High jinks and low blows with Oliver's army : Sport on TV

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AS THE saying goes: "There's no business like showjumping." And there's no programme like Channel 4's Cutting Edge for getting down to business. "Women in jodhpurs with boots and spurs and a little whip in their hand," said one of the hapless contributors to Monday night's documentary.

"Er ... you know shows the outline of their bum and their legs ... I think it's quite sexy."

Put a little less feverishly by the woman doing the voice-over, the premise of "Jumpers" - in which the cameras nosed into horse boxes and stables in search of a hidden world - was that showjumping has "always enjoyed a glamorous image".

Well, perhaps by comparison with, say, carpet bowls. But for many of us showjumping has tended to enjoy not a glamorous but a faintly absurd image - the stuff of late-night sports programming in which horses named after television sets and car spares attempt to clear polystyrene walls and giant flower arrangements while Raymond Brooks-Ward shouts, "Come on, Virginia" and "Oh no".

"Jumpers" included a clip of an event in which riders zip round the course as usual but then abruptly abandon their horses, jump into a bright red jeep and burn off across the sawdust to complete a test of driving proficiency. The first prize was £15,000 worth of Japanese car. In this, the sport resembled a high-risk It's a Knockout but you could argue that showjumping always has the potential to appear that way even at its more straightforward.

The programme mentioned only one item in support of the glamour claim; the Jilly Cooper novel Riders. But Cooper is not exactly renowned for her gritty, close-to-the-facts documentary style, so this was like claiming that beagles are thoughtful animals, producing as evidence a set of Snoopy cartoons.

In the event, what was revealed here was that showjumping is a lot less glamorous than you think (assuming you think it's glamorous at all) and quite a bit more absurd.

Much was made of the graft in the background. The Horse of the Year Show might look like a fancy-dress party but behind the scenes evidently there's muck and mud and endless training and a lot of driving to Leicester in mid-winter in a lorry with a bust heater. Tim Stockdale, Britain's number 15, reckoned he had broken nearly every bone in his body in his quest to rise into the top 10. He once jumped a seven-foot fence at Wembley with his collarbone strapped up and can no longer straighten one of his fingers as a result of stitching a wound himself in order to make the competition.

You would say he was a frantic glory-seeker except there didn't seem to be much glory around. Not only was there no press at one of the events Stockdale regularly attended, there was also no audience.

The programme also introduced us to Ronnie Massarella, who, with a name like that, should really have been leading a big band in the Sixties but who settled instead for becoming the manager of the British showjumping team.

Ronnie, we were forewarned by the voice-over, is "plain speaking", a term which is frequently a synonym for "plain stupid".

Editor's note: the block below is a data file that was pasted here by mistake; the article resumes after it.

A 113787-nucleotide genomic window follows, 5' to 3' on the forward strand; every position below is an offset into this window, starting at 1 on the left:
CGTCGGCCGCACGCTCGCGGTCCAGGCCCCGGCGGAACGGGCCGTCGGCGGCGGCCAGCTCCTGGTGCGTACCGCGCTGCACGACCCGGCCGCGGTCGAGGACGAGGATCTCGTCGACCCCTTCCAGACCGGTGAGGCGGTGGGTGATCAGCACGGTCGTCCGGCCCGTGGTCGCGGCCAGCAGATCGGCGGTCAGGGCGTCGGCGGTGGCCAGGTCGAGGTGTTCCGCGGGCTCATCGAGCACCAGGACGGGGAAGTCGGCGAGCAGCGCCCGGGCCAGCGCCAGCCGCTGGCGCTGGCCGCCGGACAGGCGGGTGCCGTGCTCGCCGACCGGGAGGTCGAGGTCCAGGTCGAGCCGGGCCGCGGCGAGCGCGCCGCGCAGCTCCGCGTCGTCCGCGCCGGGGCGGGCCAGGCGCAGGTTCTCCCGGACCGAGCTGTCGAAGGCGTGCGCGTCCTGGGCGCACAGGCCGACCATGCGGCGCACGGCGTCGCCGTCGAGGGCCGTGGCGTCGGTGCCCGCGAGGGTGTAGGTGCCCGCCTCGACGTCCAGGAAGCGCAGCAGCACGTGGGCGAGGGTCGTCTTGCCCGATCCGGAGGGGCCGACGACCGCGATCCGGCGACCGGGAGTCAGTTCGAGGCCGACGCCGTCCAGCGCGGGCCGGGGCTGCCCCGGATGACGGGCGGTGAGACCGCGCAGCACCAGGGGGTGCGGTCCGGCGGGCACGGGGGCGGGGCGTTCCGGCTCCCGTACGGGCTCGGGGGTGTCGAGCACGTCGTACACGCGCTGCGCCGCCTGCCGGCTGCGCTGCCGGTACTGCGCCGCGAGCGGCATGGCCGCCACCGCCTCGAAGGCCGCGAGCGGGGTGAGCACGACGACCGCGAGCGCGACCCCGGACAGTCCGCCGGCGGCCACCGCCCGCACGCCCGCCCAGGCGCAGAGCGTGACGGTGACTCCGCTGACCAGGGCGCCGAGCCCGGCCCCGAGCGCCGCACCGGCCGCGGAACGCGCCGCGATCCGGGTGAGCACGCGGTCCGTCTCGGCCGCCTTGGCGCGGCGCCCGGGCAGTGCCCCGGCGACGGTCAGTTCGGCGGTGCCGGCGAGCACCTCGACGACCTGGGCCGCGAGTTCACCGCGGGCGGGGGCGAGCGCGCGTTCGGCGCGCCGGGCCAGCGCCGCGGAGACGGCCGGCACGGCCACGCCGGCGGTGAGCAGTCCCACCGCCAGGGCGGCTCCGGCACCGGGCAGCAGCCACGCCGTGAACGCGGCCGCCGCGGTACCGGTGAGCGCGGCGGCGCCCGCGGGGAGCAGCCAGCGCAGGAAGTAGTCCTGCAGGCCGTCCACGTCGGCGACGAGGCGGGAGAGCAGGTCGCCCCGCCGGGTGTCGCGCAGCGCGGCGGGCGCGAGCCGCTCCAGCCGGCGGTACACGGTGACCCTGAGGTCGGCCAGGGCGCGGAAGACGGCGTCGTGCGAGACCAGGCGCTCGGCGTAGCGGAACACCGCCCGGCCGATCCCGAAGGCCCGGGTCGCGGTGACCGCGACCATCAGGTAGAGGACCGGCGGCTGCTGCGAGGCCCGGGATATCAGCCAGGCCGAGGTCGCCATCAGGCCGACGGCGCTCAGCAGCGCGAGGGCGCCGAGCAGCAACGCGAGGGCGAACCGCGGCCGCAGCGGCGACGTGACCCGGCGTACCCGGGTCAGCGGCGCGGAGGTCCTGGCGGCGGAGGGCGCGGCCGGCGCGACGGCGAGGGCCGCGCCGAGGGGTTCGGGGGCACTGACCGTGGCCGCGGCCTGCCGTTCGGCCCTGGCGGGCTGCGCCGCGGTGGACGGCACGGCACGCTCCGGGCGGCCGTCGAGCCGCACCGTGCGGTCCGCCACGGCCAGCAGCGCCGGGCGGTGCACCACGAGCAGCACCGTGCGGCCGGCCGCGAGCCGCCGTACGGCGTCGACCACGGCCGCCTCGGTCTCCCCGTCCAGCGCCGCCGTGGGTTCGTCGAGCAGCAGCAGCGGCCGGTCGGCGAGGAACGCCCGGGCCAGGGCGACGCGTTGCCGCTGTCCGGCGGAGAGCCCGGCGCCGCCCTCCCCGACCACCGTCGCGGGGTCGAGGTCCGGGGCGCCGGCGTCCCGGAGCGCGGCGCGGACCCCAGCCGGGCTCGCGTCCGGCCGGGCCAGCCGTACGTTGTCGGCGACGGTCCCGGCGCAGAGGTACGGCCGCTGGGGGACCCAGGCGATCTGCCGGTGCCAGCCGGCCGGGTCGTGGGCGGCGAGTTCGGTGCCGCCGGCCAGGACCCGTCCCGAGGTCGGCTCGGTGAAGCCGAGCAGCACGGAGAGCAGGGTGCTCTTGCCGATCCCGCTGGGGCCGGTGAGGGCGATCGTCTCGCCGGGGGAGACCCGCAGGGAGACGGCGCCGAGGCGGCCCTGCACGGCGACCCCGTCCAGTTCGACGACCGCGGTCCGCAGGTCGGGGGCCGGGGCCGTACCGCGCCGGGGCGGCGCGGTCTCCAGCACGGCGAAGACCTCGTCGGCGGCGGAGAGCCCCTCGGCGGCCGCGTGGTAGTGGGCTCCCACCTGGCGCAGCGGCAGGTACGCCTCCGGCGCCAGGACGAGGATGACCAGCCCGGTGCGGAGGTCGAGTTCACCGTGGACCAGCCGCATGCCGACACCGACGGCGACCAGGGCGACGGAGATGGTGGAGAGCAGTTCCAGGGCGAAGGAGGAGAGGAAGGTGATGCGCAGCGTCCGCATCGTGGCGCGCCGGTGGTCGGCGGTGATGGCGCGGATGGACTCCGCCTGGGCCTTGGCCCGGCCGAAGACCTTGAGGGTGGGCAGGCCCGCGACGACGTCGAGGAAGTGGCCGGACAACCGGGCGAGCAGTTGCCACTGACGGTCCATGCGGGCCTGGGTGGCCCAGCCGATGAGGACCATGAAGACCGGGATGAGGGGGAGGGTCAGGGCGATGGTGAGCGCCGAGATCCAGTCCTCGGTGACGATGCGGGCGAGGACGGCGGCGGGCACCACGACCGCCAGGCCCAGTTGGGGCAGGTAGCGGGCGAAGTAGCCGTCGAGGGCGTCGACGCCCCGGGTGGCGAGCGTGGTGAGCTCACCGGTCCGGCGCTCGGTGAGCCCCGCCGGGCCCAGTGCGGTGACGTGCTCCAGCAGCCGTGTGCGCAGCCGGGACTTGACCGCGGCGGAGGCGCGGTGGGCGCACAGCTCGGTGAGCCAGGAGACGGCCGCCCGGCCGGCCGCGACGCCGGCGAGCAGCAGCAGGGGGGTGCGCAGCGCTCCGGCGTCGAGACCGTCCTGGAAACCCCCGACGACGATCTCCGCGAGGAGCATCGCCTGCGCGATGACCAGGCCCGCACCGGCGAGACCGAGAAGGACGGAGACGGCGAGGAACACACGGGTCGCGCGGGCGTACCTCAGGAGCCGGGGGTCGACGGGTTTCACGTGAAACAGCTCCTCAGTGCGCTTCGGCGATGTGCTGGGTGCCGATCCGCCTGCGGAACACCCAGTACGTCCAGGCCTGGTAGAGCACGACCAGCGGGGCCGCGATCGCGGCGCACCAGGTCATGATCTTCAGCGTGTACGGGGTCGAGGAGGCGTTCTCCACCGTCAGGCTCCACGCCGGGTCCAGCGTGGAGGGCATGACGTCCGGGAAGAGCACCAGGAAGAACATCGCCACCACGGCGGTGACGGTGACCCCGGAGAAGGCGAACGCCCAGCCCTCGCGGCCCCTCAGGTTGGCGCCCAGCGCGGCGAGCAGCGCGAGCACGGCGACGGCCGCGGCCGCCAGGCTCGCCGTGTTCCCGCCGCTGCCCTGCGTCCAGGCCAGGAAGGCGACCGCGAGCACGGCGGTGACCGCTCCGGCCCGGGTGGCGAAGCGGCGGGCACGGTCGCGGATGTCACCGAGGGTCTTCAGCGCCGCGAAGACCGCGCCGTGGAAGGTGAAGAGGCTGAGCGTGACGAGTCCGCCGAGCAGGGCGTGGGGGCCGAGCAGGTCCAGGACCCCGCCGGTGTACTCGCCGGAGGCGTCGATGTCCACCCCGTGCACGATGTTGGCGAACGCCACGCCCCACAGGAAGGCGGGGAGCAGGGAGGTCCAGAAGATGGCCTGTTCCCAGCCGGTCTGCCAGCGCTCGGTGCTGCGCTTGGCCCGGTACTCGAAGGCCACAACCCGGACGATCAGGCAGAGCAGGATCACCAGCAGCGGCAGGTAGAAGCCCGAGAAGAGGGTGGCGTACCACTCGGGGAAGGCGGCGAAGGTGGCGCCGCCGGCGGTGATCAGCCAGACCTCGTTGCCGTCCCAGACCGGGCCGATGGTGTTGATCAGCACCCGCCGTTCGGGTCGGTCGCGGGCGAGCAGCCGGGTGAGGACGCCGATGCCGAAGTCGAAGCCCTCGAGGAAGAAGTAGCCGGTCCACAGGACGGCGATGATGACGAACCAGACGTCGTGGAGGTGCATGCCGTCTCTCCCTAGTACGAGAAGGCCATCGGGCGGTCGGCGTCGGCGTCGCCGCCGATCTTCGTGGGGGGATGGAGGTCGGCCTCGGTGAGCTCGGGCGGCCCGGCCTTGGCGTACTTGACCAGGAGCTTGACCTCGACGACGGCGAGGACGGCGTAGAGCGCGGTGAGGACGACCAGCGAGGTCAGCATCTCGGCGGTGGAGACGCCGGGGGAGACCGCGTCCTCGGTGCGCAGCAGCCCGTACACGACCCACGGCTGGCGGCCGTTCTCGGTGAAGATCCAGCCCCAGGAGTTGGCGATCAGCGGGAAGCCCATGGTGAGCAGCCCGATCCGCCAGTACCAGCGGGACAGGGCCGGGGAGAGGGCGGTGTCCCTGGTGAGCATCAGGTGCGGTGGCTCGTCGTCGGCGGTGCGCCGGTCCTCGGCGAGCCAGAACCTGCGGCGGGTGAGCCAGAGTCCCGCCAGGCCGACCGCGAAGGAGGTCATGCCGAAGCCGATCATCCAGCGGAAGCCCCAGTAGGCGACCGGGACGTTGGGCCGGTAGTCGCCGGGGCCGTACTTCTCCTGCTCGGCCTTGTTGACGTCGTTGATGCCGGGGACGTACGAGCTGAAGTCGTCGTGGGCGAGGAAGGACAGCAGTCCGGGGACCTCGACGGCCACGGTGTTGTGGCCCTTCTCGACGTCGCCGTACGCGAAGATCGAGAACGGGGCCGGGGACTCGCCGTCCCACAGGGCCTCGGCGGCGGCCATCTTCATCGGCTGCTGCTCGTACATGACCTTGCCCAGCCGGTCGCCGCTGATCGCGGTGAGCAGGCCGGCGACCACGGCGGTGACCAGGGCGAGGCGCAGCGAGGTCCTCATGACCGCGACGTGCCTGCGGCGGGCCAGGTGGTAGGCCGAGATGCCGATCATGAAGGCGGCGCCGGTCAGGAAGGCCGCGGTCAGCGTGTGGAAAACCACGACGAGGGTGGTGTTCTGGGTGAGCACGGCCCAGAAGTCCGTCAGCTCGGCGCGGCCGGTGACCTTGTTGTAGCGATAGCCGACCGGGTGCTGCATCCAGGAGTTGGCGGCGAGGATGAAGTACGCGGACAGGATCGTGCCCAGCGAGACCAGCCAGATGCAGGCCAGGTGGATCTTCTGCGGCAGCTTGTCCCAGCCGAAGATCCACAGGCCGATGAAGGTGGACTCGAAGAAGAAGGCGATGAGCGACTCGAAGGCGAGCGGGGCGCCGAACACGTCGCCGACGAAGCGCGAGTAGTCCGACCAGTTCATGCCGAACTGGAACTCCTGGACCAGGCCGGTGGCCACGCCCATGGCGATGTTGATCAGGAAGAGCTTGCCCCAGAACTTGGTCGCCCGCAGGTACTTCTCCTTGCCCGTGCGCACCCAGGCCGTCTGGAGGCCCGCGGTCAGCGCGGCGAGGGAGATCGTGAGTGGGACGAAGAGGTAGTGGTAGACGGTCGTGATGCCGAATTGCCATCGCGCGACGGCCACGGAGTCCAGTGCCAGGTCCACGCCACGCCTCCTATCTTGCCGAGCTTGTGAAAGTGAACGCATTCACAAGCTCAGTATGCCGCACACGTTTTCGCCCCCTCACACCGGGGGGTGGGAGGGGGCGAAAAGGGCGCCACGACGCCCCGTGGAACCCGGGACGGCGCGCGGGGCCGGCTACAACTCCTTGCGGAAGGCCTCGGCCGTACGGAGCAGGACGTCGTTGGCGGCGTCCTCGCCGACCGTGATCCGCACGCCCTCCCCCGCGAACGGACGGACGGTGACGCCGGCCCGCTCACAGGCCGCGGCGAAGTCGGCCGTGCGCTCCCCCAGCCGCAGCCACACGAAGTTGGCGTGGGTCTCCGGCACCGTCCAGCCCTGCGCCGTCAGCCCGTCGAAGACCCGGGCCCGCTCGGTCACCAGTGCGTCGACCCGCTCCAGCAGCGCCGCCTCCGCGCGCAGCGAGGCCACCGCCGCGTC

As it turned out, Ronnie laughed a lot while unleashing on us a set of sexual politics which might have raised an eyebrow in the court of King Arthur. It was put to him that women seemed to play a minor role in the British set-up. "I do like girls," explained Ronnie, who was filmed through an enormous tumbler of white wine at one point. "I'm very fond of them actually. But you can't get to them like you can men. You can give men a good bollocking and tell them what you think."

This was, of course, a completely dispassionate investigation into the sport with no desire whatsoever to make fun of the people involved. It must have been merely coincidence that each part of the programme before the commercial breaks closed with the sound of a horse snorting derisively.

Enter Oliver Skeete, former bus driver, sheet metal worker and bouncer who, at 38, has been riding horses for just three years (as he pointed out, you didn't tend to see a lot of horses in Acton when he was growing up) and is intent on becoming Britain's first successful black showjumper.

Skeete has decided that the sport needs a "personality, someone with a bit of character, a bit of panache, somebody who's going to promote the sport". We followed Skeete to a pony trial in a deserted barn. First prize: £10. The camera looked on in disbelief as our personality - riding Tascam Mini-System or Mazda Clutchbox Boy or some such - turned in a performance which was, literally, devastating. It left no pole untouched. You wouldn't want to query Skeete's control, but the horse did appear to destroy a couple of fences with its chest. "Going over a fence for me is better than having sex," Oliver said. And probably a much rarer experience.

The encouraging thing about Oliver was that although he displayed almost zero competence in the arena at least he could handle the autograph hunters. "I know how to keep them at bay," he said, and without professional distinction of any kind as yet, he has already found a publisher for his autobiography: Jumping the Odds; A Hero for Our Times.